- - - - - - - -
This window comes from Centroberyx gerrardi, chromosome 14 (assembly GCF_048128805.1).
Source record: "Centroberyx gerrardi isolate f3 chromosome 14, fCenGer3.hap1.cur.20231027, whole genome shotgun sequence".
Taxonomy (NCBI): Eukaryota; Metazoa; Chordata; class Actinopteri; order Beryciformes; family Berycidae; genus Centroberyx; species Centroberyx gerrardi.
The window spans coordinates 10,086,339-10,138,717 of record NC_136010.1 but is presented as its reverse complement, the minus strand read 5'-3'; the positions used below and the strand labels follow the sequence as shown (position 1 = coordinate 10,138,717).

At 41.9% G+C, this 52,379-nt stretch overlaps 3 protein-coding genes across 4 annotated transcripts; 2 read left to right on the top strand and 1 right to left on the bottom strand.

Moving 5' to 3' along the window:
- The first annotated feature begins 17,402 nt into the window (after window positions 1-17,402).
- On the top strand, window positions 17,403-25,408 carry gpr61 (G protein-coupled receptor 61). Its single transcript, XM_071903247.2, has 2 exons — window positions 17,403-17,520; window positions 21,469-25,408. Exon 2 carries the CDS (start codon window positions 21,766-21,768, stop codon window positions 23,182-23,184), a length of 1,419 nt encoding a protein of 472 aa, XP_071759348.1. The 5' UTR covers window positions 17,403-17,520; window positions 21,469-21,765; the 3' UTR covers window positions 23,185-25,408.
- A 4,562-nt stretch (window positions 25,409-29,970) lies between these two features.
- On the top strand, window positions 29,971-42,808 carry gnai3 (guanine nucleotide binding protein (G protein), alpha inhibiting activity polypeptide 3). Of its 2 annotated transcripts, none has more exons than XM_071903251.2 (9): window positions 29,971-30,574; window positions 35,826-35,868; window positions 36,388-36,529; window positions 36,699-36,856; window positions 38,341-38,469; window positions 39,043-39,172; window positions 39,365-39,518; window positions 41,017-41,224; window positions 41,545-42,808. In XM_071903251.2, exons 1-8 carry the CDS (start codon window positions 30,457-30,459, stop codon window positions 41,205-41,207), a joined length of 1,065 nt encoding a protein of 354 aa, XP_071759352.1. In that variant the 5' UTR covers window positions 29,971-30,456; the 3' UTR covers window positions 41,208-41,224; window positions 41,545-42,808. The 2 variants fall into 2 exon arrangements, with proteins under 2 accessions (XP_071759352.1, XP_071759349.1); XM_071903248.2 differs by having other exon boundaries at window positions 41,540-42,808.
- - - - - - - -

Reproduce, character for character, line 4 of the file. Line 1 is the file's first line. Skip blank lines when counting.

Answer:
The window spans coordinates 10,086,339-10,138,717 of record NC_136010.1 but is presented as its reverse complement, the minus strand read 5'-3'; the positions used below and the strand labels follow the sequence as shown (position 1 = coordinate 10,138,717).